Here is the quick facts and comparison of Ext3 and Ext4 File systems: Hope this helps..!
Ext3 stands for third extended file system.
Ext4 stands for fourth extended file system.
It was introduced in 2001.
It was introduced in 2008.
Supports from Linux Kernel 2.4.15
Supports from Linux Kernel 2.6.19
Maximum individual file size supported
Maximum individual file size can be from 16 GB to 2 TB
Maximum individual file size can be from 16 GB to 16 TB
Maximum file system size supported
Overall ext3 file system size can be from 2 TB to 32 TB
Overall maximum ext4 file system size is 1 EB (exabyte).
1 EB = 1024 PB (petabyte).
1 PB = 1024 TB (terabyte).
Maximum sub directories
Directory can contain a maximum of 32,000 subdirectories
Directory can contain a maximum of 64,000 subdirectories
The main benefit of ext3 is that it allows journaling.
Journaling has a dedicated area in the file system, where all the changes are tracked. When the system crashes, the possibility of file system corruption is less because of journaling.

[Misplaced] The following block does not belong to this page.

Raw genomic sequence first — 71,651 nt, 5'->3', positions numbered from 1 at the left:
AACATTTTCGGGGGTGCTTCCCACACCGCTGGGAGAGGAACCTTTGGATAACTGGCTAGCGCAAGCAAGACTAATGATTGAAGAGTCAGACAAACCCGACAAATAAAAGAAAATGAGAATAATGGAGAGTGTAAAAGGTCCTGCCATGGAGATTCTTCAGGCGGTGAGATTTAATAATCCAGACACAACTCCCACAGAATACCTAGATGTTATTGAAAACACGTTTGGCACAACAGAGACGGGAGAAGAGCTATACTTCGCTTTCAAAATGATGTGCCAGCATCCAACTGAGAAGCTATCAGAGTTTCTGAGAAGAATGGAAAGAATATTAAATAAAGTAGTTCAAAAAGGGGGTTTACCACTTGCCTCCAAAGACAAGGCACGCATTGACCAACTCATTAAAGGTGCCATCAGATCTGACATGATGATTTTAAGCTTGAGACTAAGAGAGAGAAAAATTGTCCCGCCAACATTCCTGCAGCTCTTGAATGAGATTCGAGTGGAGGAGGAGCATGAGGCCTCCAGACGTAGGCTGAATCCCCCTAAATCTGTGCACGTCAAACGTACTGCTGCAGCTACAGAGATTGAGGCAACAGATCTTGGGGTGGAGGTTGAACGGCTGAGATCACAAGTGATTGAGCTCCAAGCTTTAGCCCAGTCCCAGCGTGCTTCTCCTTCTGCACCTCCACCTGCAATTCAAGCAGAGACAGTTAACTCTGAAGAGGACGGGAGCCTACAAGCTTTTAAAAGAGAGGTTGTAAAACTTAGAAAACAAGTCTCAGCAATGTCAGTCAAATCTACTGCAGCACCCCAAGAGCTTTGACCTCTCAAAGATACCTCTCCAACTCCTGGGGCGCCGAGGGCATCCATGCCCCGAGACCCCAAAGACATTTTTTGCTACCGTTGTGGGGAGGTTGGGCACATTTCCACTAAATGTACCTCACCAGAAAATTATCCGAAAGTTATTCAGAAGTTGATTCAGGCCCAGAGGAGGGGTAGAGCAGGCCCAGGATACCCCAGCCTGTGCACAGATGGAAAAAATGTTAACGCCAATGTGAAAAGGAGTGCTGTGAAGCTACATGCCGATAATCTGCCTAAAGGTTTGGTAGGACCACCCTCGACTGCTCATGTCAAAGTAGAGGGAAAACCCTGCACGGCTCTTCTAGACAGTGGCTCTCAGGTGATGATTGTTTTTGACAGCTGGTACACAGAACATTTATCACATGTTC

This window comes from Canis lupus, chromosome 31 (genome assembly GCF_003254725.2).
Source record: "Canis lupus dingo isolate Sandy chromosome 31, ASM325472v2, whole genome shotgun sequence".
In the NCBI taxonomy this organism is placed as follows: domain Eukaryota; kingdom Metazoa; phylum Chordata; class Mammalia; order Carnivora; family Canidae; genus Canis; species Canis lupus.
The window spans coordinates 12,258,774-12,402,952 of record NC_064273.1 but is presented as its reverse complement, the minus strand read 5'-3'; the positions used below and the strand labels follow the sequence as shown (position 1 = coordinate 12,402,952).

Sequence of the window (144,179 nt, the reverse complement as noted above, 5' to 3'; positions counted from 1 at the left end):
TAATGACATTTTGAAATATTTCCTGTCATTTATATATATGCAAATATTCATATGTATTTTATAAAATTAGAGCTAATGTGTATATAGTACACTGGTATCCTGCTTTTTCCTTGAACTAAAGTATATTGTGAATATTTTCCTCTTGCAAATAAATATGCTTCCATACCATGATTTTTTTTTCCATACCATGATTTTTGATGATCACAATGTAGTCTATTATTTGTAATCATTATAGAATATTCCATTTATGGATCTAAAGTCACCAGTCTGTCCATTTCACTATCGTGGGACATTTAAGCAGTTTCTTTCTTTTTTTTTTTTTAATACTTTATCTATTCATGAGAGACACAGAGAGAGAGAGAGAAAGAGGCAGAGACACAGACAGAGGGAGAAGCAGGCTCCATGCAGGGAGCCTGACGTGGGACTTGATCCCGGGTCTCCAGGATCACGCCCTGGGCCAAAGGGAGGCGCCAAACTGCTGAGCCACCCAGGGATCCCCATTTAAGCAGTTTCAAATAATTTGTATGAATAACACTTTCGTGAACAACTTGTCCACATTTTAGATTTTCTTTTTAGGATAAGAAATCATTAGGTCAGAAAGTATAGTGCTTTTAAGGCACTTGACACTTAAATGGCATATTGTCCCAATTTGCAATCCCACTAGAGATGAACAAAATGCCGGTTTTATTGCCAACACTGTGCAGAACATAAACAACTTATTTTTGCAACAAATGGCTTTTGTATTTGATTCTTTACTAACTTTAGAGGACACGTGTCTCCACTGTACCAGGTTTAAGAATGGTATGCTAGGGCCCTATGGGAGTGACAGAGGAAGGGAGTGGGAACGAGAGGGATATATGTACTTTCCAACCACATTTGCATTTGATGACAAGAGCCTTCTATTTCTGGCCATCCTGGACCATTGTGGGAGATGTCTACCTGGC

There are three types of journaling available in ext3 file system.
Journal – Metadata and content are saved in the journal.
Ordered – Only metadata is saved in the journal. Metadata are journaled only after writing the content to disk. This is the default.
Writeback – Only metadata is saved in the journal. Metadata might be journaled either before or after the content is written to the disk.
In ext4, it supports journaling and also has the option of turning the journaling feature “off”.
Several other new features are introduced in ext4: multi block allocation, delayed allocation, Journal checksum, fast fsck and etc.
All you need to know is that these new features have improved the performance and reliability of the file system when compared to ext3.
Supports huge individual file size and overall file system size.
You convert ext2 to ext3 without having any data loss
You can also mount an existing ext3 fs as ext4 fs (without having to upgrade it).